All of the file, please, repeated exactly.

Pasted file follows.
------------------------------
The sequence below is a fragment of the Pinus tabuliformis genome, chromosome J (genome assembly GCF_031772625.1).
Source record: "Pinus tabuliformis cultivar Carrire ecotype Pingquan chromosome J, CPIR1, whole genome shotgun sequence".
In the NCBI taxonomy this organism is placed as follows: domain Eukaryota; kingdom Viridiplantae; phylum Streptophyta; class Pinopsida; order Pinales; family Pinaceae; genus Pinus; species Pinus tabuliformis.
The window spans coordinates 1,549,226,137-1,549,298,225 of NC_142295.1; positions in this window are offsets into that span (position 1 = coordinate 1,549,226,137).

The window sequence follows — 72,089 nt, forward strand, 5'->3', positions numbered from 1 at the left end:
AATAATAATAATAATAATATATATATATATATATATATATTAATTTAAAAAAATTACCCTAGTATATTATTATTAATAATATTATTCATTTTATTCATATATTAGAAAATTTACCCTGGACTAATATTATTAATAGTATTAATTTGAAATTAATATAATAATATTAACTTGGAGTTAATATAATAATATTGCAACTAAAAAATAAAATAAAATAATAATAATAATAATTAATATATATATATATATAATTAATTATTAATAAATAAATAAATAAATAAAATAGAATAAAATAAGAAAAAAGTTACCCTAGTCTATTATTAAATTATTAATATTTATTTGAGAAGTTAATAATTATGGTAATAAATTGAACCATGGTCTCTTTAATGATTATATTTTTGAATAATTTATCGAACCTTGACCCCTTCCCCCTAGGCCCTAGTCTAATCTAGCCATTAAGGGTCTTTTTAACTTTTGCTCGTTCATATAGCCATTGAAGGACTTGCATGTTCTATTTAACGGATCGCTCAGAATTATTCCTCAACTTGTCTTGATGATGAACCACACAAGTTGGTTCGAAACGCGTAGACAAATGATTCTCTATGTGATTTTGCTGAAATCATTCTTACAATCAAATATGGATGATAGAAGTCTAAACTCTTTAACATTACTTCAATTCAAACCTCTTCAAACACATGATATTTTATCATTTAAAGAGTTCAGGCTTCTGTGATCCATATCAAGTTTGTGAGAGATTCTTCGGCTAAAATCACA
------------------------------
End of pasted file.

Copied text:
The sequence below is a fragment of the Pinus tabuliformis genome, chromosome J (genome assembly GCF_031772625.1).
Source record: "Pinus tabuliformis cultivar Carrire ecotype Pingquan chromosome J, CPIR1, whole genome shotgun sequence".
In the NCBI taxonomy this organism is placed as follows: domain Eukaryota; kingdom Viridiplantae; phylum Streptophyta; class Pinopsida; order Pinales; family Pinaceae; genus Pinus; species Pinus tabuliformis.
The window spans coordinates 1,549,226,137-1,549,298,225 of NC_142295.1; positions in this window are offsets into that span (position 1 = coordinate 1,549,226,137).

The window sequence follows — 72,089 nt, forward strand, 5'->3', positions numbered from 1 at the left end:
AATAATAATAATAATAATATATATATATATATATATATATTAATTTAAAAAAATTACCCTAGTATATTATTATTAATAATATTATTCATTTTATTCATATATTAGAAAATTTACCCTGGACTAATATTATTAATAGTATTAATTTGAAATTAATATAATAATATTAACTTGGAGTTAATATAATAATATTGCAACTAAAAAATAAAATAAAATAATAATAATAATAATTAATATATATATATATATAATTAATTATTAATAAATAAATAAATAAATAAAATAGAATAAAATAAGAAAAAAGTTACCCTAGTCTATTATTAAATTATTAATATTTATTTGAGAAGTTAATAATTATGGTAATAAATTGAACCATGGTCTCTTTAATGATTATATTTTTGAATAATTTATCGAACCTTGACCCCTTCCCCCTAGGCCCTAGTCTAATCTAGCCATTAAGGGTCTTTTTAACTTTTGCTCGTTCATATAGCCATTGAAGGACTTGCATGTTCTATTTAACGGATCGCTCAGAATTATTCCTCAACTTGTCTTGATGATGAACCACACAAGTTGGTTCGAAACGCGTAGACAAATGATTCTCTATGTGATTTTGCTGAAATCATTCTTACAATCAAATATGGATGATAGAAGTCTAAACTCTTTAACATTACTTCAATTCAAACCTCTTCAAACACATGATATTTTATCATTTAAAGAGTTCAGGCTTCTGTGATCCATATCAAGTTTGTGAGAGATTCTTCGGCTAAAATCACA